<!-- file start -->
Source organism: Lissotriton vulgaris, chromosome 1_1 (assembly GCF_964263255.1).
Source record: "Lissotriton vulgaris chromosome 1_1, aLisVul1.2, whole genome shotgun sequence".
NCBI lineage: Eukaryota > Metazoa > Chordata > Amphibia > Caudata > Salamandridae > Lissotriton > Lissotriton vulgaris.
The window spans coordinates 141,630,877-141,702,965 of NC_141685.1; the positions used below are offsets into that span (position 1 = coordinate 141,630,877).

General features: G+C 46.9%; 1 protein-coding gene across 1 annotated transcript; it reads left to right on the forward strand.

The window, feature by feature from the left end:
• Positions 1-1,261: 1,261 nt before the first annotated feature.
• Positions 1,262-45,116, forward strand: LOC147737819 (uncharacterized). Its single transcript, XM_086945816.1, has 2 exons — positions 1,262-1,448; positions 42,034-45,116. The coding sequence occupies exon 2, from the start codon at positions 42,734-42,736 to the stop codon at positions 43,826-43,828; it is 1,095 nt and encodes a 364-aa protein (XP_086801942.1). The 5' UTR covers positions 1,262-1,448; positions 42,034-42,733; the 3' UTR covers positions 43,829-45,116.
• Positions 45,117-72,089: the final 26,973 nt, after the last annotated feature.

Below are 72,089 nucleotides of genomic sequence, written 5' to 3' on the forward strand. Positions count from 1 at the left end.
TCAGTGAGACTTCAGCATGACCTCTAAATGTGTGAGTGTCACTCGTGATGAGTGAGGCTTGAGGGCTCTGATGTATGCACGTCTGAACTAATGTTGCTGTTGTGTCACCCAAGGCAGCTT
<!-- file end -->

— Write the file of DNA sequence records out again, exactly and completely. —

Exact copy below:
Source organism: Lissotriton vulgaris, chromosome 1_1 (assembly GCF_964263255.1).
Source record: "Lissotriton vulgaris chromosome 1_1, aLisVul1.2, whole genome shotgun sequence".
NCBI lineage: Eukaryota > Metazoa > Chordata > Amphibia > Caudata > Salamandridae > Lissotriton > Lissotriton vulgaris.
The window spans coordinates 141,630,877-141,702,965 of NC_141685.1; the positions used below are offsets into that span (position 1 = coordinate 141,630,877).

General features: G+C 46.9%; 1 protein-coding gene across 1 annotated transcript; it reads left to right on the forward strand.

The window, feature by feature from the left end:
• Positions 1-1,261: 1,261 nt before the first annotated feature.
• Positions 1,262-45,116, forward strand: LOC147737819 (uncharacterized). Its single transcript, XM_086945816.1, has 2 exons — positions 1,262-1,448; positions 42,034-45,116. The coding sequence occupies exon 2, from the start codon at positions 42,734-42,736 to the stop codon at positions 43,826-43,828; it is 1,095 nt and encodes a 364-aa protein (XP_086801942.1). The 5' UTR covers positions 1,262-1,448; positions 42,034-42,733; the 3' UTR covers positions 43,829-45,116.
• Positions 45,117-72,089: the final 26,973 nt, after the last annotated feature.

Below are 72,089 nucleotides of genomic sequence, written 5' to 3' on the forward strand. Positions count from 1 at the left end.
TCAGTGAGACTTCAGCATGACCTCTAAATGTGTGAGTGTCACTCGTGATGAGTGAGGCTTGAGGGCTCTGATGTATGCACGTCTGAACTAATGTTGCTGTTGTGTCACCCAAGGCAGCTT